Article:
6. (Verse 16) – His proclamation of the truth brought them eternal gain and endeared him to them. Now that he continues with a message of truth in his warning, is he considered an enemy?

 

III. Zeal, good and bad (verses 17-20).

A. The new teachers are working hard to gain the attention of the Christians in Galatia.

  1. They eagerly are courting their favor, but not in a commendable way. If they were seeking to help them grow in the grace and understanding of the gospel, Paul would be urging them to listen to them (cf 1 Corinthians 16: 10-16).
  2. But instead, they want to discredit the gospel in its freeness to the Gentiles thereby shutting them out. They would argue that Paul was not telling them the whole truth. There were things he had not let them know, and, therefore, they did not yet have the blessings brought by the Messiah. Certainly, therefore, the Galatian Christians would want these teachers to make up for what was lacking. “They want to shut you out so that you will seek them.”

B. It is a good thing when teachers are eager to impart truth that will edify the hearer. This kind of zeal to be heard and to engage other Christians in discussion of truth for their growth is commendable. This is what Paul told the Romans that he desired for them: “For I long to see you, that I may impart to you some spiritual gift to strengthen you” (Romans 1:11). He wanted the Galatians to be well-taught by other true teachers, even when Paul was not with them. He knew that God distributed gifts of edification according to his own determination, but the truthfulness of the gift must be tested in light of its relation to the sole sufficiency and absolute effectuality of the work of Christ (cf. 1 Corinthians 3: 10-15).

C. Unlike the false teacher who were zealous for the Galatians for their own gain, Paul feels a deep sense of pain for them for the sake of Christ; he feels as if he must go through the entire birth process again to see them born into the kingdom—“with whom I am again in labor until Christ is formed in you.”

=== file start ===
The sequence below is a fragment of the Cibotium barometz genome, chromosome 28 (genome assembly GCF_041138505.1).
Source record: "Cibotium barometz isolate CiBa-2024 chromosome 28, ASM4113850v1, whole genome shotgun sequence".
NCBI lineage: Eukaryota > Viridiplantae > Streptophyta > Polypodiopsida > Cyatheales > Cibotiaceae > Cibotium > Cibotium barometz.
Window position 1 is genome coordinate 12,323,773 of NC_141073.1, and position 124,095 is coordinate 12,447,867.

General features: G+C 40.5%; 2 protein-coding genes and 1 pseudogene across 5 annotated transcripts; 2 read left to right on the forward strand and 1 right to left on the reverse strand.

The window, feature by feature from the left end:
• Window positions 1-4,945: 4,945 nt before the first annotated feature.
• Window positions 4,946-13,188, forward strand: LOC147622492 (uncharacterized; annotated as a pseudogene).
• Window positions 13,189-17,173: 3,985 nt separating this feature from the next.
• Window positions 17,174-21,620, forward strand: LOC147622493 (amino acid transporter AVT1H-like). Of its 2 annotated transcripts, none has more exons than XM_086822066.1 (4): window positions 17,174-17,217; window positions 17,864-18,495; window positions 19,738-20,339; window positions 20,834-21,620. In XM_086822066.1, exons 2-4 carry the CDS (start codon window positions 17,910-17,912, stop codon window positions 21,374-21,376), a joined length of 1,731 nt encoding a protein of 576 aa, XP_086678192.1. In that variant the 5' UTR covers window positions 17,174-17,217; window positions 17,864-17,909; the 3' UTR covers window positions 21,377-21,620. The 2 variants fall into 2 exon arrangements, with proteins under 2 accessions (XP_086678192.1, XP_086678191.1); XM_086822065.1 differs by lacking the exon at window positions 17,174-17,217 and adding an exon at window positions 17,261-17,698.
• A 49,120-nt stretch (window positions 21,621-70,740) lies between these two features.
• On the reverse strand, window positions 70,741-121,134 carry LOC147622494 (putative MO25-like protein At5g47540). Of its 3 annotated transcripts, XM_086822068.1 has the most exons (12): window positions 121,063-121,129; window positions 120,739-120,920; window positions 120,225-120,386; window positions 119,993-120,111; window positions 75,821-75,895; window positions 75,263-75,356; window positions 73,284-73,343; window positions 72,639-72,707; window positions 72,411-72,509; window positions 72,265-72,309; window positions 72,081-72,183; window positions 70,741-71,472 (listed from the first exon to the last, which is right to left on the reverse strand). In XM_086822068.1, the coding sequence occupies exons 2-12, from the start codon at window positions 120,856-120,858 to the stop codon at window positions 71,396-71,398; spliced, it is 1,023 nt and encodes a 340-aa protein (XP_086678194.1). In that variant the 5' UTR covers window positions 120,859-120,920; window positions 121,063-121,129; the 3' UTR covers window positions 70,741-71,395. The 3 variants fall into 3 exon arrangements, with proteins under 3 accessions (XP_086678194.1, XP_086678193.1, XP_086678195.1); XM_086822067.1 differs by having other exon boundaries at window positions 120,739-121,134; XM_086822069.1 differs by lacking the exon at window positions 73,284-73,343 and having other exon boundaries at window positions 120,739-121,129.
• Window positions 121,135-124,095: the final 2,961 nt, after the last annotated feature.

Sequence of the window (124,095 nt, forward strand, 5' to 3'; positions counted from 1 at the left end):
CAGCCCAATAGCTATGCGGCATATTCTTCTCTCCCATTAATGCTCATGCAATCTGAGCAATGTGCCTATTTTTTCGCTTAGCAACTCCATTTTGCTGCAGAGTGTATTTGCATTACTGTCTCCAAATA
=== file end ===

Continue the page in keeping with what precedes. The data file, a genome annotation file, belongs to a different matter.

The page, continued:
D. If he were with them in person, he could see and sense their response and engage in some immediate response. In such a situation he would change his tone. But as he only has the medium of the written word without the advantage of seeing their faces, hearing their questions, and urging them with tenderness (1 Thessalonians 2:5-8), he must stay the course in his stern warning about the dangerous precipice of error they are approaching. The entire phenomenon is perplexing to Paul.

 

IV. The Issue — Freed or enslaved (verses 21-31)

A. In the last eleven verses, Paul drew analogies beginning with Abraham in both. He runs a line between Ishmael the son of Hagar the bond woman, Mount Sinai, and the Jews of Jerusalem who were still caught in the bondage of the entire Mosaic legal code. That is the way of bondage and keeps one under the curse of the law, in complete debt to the ceremonial and moral law for righteousness, and depends on the strength of the flesh for its fulfillment. All of this is impossible and makes slaves of its adherents.

B. He completes the analogy by extending a line from Isaac the son of promise born of Sarah the free woman all the way to the Jerusalem above, the home of the sons of promise. Even as Ishmael mocked Isaac, (Genesis 21:9) so the Judaizers mock those who receive the promise of Abraham and put no confidence in the flesh. They seek to draw the sons of promise back to bondage as sons of the flesh.